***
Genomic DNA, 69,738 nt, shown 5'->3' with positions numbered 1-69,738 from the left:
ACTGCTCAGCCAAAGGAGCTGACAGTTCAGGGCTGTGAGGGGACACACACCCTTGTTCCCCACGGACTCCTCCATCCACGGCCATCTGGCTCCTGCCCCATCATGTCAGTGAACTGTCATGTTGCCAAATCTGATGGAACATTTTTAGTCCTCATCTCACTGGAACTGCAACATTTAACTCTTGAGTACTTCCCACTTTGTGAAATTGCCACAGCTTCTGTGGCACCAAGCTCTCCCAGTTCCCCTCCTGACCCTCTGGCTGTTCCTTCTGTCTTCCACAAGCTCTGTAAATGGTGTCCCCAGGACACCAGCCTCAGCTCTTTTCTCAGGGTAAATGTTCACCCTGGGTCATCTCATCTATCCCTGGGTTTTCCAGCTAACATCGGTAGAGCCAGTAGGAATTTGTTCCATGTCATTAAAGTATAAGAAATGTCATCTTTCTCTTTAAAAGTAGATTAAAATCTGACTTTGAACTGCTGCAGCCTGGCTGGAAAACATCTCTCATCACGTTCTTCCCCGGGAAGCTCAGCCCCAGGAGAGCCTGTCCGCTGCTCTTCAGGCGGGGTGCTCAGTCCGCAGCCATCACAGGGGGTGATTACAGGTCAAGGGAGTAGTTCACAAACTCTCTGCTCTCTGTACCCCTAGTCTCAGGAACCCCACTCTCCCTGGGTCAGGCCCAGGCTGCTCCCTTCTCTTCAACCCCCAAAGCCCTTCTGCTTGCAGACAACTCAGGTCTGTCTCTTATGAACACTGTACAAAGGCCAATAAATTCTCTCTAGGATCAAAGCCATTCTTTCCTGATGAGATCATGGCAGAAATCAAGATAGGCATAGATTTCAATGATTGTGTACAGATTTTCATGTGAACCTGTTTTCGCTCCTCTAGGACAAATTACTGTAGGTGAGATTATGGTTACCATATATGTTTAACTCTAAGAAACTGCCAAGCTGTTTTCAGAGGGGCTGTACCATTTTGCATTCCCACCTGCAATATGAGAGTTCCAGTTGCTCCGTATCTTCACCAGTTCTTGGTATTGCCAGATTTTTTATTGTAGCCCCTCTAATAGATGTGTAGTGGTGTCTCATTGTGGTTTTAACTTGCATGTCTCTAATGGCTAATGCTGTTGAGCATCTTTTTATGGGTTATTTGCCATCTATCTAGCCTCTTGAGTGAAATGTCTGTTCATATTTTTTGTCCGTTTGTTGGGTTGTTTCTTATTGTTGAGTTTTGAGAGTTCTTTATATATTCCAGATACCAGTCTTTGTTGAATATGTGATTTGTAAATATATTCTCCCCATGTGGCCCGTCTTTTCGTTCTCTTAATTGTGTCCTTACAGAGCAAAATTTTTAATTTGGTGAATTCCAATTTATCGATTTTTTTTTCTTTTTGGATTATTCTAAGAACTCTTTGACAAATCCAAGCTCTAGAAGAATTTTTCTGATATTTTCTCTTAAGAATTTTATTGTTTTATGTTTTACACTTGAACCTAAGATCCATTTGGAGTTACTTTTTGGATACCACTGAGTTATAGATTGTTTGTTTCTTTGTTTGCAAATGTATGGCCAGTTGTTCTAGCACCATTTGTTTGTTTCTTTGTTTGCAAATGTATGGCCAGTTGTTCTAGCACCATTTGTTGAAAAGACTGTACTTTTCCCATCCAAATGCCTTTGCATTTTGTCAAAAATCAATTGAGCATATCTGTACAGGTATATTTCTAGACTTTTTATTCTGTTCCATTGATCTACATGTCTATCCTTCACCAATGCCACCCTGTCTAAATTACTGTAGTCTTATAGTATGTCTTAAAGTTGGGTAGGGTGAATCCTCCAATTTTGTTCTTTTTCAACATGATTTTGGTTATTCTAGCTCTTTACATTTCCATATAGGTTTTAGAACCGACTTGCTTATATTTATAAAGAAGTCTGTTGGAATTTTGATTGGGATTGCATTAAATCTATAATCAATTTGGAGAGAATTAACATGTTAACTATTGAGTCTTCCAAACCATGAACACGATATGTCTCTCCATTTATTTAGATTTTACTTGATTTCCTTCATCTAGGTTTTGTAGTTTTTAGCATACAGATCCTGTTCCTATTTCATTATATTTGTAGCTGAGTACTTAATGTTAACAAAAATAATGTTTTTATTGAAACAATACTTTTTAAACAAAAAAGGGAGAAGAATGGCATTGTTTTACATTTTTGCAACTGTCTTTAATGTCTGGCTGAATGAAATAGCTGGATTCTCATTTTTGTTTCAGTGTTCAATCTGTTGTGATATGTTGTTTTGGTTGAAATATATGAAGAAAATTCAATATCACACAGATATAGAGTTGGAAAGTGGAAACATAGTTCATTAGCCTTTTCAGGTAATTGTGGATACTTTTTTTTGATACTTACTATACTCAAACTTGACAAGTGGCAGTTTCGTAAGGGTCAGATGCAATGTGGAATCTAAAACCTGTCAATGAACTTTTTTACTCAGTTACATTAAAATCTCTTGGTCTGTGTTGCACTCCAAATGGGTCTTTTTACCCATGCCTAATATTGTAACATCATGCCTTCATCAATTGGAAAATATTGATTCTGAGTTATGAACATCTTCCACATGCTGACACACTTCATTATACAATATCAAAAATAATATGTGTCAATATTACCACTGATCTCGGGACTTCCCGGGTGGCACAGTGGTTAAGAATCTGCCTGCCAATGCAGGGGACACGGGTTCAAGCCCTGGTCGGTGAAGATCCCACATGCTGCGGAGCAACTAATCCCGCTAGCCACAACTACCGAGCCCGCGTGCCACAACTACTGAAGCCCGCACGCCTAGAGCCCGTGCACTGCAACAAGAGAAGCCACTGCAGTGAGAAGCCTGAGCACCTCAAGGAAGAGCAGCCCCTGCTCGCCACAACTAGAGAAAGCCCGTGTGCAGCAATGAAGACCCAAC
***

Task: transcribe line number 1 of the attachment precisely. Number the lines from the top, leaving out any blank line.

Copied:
Genomic DNA, 69,738 nt, shown 5'->3' with positions numbered 1-69,738 from the left: